Given that your stay in India is less than 120 days, you will essentially be considered as Non-Resident Indian. CBDT has clarified that NRIs are liable to pay tax only on income derived from an Indian business or profession. No tax will be applicable for global income or foreign income. All resident & non-resident individuals with more than Rs.2,50,000 annual income are required to file an income tax return in India. You will be liable to pay income tax on your Indian income only. Further, foreign assets held during the financial year only need to be listed in the ITR.

I’m an NRI since last 4 and a half year. I will come back to my home country within next 6 month. So my NRI tenure will be 5 Years. I will be getting retired at 58. I’m holdingNREand NRO Bank accounts in India.

My questions are as follows…

(a) Do I need to close my NRE account after coming back to India?
You become a resident Indian on Day 1 of your return. Thus you can no longer maintain NRI bank accounts or avail benefits on NRI investments. You should convert/re-designateor close your NRE account after the return, on a priority basis. If you fail to convert your NRE account within 3 months of the return, it will be considered as a violation of Foreign Exchange Management Act (FEMA) and attract a penalty.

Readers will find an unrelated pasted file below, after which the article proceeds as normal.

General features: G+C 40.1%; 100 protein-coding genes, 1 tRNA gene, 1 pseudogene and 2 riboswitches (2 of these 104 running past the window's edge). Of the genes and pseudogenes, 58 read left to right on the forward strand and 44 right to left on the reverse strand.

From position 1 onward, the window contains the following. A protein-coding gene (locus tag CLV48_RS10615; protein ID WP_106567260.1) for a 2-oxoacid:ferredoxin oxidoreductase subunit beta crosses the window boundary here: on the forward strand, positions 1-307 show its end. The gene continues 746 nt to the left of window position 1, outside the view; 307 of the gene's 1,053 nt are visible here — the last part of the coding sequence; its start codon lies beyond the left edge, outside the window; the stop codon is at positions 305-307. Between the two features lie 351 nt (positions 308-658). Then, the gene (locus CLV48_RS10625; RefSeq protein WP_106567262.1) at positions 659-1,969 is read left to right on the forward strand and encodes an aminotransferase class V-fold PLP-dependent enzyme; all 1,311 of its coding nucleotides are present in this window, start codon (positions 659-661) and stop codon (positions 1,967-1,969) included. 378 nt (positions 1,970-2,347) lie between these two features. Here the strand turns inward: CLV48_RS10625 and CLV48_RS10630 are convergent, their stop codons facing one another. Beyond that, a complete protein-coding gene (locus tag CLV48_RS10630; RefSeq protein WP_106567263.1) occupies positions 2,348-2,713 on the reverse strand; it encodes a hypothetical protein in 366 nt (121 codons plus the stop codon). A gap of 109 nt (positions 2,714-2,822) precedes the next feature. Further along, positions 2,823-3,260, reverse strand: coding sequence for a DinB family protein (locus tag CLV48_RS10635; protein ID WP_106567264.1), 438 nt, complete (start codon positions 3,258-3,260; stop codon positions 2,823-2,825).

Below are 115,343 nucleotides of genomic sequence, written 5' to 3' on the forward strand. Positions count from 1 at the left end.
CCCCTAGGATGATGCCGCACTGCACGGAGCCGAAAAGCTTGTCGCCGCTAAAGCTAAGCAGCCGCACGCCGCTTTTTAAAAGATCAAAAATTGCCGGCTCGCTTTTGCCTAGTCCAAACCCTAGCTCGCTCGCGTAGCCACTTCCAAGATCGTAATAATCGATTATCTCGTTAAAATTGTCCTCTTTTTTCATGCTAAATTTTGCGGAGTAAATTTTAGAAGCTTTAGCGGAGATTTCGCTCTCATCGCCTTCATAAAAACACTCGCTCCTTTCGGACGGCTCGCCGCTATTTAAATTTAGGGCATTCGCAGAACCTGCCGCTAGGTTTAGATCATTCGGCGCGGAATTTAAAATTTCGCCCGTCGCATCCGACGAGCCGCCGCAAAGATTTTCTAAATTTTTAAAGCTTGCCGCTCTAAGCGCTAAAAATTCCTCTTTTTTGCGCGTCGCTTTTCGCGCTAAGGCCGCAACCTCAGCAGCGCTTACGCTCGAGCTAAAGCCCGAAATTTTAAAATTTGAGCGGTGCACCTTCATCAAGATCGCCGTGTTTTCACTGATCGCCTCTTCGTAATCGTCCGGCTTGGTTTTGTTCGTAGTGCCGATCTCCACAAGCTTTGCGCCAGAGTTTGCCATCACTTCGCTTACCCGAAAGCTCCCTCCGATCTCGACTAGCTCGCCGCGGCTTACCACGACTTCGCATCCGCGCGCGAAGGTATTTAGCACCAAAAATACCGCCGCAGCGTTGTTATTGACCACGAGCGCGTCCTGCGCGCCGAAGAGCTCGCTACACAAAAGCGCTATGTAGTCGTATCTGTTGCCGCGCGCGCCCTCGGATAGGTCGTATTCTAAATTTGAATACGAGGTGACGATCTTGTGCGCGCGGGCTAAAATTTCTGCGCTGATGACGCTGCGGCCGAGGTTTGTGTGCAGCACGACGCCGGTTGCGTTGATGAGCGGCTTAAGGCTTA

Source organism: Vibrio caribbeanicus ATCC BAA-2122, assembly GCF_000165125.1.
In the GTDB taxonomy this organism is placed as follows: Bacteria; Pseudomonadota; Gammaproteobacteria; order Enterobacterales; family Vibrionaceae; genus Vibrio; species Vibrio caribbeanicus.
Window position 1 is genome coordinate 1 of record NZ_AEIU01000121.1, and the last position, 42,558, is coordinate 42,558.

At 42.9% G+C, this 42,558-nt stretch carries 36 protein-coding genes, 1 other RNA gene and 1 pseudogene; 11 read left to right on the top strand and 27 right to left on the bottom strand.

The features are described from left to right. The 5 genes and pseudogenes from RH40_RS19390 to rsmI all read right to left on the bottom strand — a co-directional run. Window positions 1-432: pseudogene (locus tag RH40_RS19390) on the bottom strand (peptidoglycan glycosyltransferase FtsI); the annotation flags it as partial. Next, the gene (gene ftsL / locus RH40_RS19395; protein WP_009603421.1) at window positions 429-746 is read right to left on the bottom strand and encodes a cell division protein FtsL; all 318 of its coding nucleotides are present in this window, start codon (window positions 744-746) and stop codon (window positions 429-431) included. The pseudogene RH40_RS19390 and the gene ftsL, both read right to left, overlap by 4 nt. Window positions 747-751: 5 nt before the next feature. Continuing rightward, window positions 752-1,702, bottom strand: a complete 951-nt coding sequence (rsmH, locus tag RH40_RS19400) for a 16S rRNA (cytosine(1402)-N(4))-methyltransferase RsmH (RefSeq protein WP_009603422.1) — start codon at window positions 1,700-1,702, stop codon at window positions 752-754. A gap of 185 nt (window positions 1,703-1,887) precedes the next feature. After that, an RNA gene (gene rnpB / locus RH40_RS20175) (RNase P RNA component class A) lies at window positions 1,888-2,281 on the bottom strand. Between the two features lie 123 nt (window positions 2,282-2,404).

(b) Interest earned is Tax Free for NRE account, how long the interest will remain Tax-Free after returning back to India, if I can hold the NRE account.
Interest from NRE account is tax-free only for non-residents. As soon as you return to India, any interest earned on NRE account will be taxable. You can however opt for transferring your funds in NRE accountto the RFC (Resident Foreign Currency) account upon the return.

(c) Will there be any capital gain on the investments made in last 5 years through NRE account, like SIP or ULIPs
First up, you must inform your bank, fund house and associated insurance company about the change in residential status from non-resident status. Once you become resident, the regular tax laws as applicable for ‘Resident Indian’ will apply. There will not be any change in tax laws for previous FYs.

The capital gain tax is assessed based on holding period of shares/mutual funds. The rule is similar for residents. If you sell the funds after holding for more than 12 months (from the date of purchase), long term capital gains is taxable at 10% to gains over exempted Rs 1 lakh. However, for sale within 12 months of purchase of shares/MFs, short term capital gain is levied at 15 %. For debt mutual funds, 36 months of holding is considered as long term capital gain. LTCG on debt funds is taxed at 20% after indexation, while STCG is taxed at individual’s slab rate.